Many books have been written about addiction and treatment. Each author has a different slant, or take, on the subject of addiction, what can be done about it, various treatment options, and so forth. Many are poignant biographies, telling the author’s story in painstaking and heartbreaking detail.
In Healing the Addictive Personality, Dr. Lee Jampolsky offers a bit of personal reflection as well as some eye-opening and, once you study the methods, relatively easy-to-understand techniques for how any individual suffering from addiction can, well, heal.
At the heart of the matter is a blend of practical and positive psychology. Dr. Jampolsky outlines everything in 21 daily lessons and an action plan comprising 11 weeks.
Does this sound too good to be true? Is there really such a thing as healing the addictive personality? Listen to what Dr. Jampolsky has to say on the matter:
“Many people live in a self-imposed prison and don’t even know it. I did. My addictive thinking and behavior became the bars of my cell. I denied feeling empty inside and instead I looked for new things to acquire, substances to take, and goals to achieve in order to feel better about myself. Sometimes I felt momentarily free, powerful, and whole but in the end my addictive cycle only compounded my loneliness and despair. If you recognize this pattern in yourself, this book is for you. Today, I am able to tell you I now know what true freedom and happiness are, and I offer the path that I intend to follow every day of my life.”
These are powerful, heartfelt words. But can they work for millions of Americans struggling to overcome addiction and get on with their lives? Can they help truly transform those of us who have lived so long in the dark pit of despair and emptiness that we haven’t a glimmer of hope left?
If we are nothing else, we are adaptive human beings. As such, we have tremendous capacity to continue learning, to try new things, even to change our entire way of thinking and our patterns of behavior.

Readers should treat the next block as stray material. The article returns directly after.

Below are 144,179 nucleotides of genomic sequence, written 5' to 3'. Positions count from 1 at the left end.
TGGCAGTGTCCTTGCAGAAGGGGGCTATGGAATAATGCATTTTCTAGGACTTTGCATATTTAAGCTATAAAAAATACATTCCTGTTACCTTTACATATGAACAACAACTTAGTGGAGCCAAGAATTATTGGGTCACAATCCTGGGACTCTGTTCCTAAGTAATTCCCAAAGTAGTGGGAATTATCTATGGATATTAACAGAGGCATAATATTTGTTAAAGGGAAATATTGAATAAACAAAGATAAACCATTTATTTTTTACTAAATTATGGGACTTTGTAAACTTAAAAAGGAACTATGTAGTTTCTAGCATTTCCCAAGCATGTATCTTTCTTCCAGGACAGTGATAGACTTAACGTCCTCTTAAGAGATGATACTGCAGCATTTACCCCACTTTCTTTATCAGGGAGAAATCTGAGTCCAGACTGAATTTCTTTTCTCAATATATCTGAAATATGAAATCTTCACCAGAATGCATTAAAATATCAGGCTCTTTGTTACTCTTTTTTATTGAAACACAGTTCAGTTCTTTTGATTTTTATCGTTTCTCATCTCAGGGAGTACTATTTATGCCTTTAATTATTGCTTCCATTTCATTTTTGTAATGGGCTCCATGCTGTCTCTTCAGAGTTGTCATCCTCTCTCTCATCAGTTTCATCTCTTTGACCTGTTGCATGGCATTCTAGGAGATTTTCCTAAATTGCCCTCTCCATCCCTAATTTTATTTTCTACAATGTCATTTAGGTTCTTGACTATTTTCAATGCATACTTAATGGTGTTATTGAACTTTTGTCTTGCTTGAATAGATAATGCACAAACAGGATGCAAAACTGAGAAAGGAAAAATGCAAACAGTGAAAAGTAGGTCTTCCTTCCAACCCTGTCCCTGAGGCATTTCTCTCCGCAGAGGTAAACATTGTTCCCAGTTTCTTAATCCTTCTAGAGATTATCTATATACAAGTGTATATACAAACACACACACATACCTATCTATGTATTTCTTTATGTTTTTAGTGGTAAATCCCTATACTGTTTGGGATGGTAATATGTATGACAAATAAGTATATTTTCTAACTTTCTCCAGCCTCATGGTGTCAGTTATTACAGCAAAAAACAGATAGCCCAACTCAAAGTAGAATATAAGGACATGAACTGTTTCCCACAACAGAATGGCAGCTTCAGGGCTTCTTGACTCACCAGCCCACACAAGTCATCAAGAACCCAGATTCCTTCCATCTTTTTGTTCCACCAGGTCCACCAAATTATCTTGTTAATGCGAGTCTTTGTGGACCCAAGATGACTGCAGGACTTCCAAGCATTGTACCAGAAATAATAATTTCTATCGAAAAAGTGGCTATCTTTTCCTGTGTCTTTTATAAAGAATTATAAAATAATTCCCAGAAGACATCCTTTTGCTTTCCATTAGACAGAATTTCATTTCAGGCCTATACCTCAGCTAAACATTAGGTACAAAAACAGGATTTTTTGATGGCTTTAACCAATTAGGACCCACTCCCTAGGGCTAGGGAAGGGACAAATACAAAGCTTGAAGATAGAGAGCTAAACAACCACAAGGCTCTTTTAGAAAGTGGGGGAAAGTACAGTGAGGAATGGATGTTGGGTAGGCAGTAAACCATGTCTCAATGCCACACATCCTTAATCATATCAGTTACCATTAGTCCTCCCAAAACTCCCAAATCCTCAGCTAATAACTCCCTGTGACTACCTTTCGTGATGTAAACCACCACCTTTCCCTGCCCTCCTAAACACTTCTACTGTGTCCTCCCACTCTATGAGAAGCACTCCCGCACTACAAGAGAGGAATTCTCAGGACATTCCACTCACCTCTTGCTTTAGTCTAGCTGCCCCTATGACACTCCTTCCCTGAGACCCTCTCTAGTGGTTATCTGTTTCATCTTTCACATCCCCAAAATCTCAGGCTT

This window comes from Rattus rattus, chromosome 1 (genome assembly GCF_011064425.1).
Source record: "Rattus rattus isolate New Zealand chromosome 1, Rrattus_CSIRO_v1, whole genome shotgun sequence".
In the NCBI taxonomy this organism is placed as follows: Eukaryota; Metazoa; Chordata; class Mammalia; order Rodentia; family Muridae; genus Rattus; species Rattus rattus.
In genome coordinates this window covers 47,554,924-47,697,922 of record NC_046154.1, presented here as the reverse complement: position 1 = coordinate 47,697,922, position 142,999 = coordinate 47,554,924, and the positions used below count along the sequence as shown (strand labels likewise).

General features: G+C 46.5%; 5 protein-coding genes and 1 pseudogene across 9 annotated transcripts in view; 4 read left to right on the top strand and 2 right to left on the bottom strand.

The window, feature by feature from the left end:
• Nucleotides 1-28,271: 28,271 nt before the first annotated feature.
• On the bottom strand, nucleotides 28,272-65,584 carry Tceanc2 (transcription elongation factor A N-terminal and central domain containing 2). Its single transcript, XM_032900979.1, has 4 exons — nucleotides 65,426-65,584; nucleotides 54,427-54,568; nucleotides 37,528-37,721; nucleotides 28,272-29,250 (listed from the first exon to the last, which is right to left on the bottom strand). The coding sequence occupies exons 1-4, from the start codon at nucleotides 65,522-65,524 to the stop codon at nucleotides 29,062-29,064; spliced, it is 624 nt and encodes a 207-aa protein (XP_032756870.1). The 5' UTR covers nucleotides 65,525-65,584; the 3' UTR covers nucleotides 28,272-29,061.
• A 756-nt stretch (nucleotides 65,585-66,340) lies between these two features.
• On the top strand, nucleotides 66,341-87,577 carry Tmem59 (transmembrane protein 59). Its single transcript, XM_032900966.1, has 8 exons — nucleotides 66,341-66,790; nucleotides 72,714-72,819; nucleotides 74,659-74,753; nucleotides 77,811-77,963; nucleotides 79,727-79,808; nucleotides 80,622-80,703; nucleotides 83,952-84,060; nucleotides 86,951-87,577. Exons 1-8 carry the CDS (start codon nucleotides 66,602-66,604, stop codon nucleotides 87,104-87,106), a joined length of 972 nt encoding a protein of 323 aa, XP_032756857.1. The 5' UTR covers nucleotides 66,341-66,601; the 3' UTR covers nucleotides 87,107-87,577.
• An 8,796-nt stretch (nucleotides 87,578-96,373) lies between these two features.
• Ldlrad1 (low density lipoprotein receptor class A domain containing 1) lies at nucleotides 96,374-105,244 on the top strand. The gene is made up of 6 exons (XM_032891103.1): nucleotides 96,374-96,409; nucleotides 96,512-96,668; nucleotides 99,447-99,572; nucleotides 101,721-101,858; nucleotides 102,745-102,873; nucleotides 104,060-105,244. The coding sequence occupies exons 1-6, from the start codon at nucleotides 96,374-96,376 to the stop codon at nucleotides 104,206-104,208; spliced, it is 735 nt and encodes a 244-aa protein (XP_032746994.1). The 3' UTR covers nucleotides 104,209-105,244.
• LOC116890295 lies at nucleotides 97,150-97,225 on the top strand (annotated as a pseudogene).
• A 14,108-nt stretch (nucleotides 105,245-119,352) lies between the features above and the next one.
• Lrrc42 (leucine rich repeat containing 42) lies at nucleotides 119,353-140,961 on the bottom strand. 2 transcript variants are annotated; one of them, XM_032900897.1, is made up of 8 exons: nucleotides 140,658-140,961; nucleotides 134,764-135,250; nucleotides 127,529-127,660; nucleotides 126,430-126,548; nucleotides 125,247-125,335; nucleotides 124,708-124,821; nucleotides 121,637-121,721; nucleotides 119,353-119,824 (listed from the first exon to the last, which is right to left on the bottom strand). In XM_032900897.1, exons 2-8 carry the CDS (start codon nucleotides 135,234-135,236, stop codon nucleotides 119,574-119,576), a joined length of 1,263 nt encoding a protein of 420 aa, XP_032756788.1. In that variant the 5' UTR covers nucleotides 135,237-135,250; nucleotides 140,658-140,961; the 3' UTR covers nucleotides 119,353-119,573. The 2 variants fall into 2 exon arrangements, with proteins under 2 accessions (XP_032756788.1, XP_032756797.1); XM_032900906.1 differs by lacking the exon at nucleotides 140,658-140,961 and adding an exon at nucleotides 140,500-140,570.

Here’s a novel idea: Why not choose to think and act in a positive manner, as opposed to looking at life and our role in it as a glass half-empty?
Dr. Jampolsky supports a reversal to the approach of looking at addiction from the outside in, describing behavior and then trying to stop it. Instead, he views addiction from the inside out, identifying and then challenging the thoughts and beliefs that led us into the addictive experience and lifestyle.
In Dr. Jampolsky’s view, life is the emotional, cognitive and spiritual thread that can create healing regardless of a person’s biology. This way of thinking puts more emphasis on how to create choice and growth.
There is an addictive personality within each of us. It may be addiction to caffeine or tobacco or alcohol or drugs – or gambling, overwork, overeating, compulsive sex or any of a hundred different addictive behaviors and tendencies. Dr. Jampolsky began his own drug use at age 15 after his parents divorced. He was the first student expelled from his school because, as he tells it, “there was no hope for me.” Later on, he lost his hearing, which led him into even more substance abuse.
In Healing the Addictive Personality, Dr. Jampolsky lists four fundamental parts of the addictive personality system: fear, living in the past or the future, judgment, and belief in scarcity.
What will be of great interest to readers is the section on how to break the addictive cycle of fear. Dr. Jampolsky advises people to be aware of your feelings and talk about them (or journal or talk with a therapist), identify your irrational beliefs, thoughts, and negative self-talk; and tell yourself there is nothing you want to hide, even if you could.
Getting to the heart of the matter, what follows next are the 13 core beliefs of the addictive personality. It isn’t necessary to go into all of them here in detail. Suffice to say that when you read through the 13 core beliefs, you can readily understand how they trap people in the addictive cycle. The key is to learn empowerment, how to change your beliefs and attitudes, and heal your addictive personality.
But first, you need to learn the six core truths of truth-based relationships:
Know what you want to learn
Know what is possible and how to attract and manifest it
Know the purpose of every relationship
Know where to look for happiness and great relationships
Know how to choose what you want now, rather than repeating your mistakes and old patterns
Know what is valuable and what is not
Here’s where the 21 daily lessons and 11-week action plan come in. There’s no better way to heal the addictive personality than to buy or borrow Healing the Addictive Personality and read it cover-to-cover. Use what works and keep an open mind while going through the daily lessons and the action plan.
After all, healing the addictive personality is certainly a worthwhile goal. Who knows? This may actually work for you — or, at least, give you more hope for your life in recovery.
Nishan Foundation focuses on providing the most effective, evidence-based treatment, exceeding expectations by paying close attention to four key therapeutic principles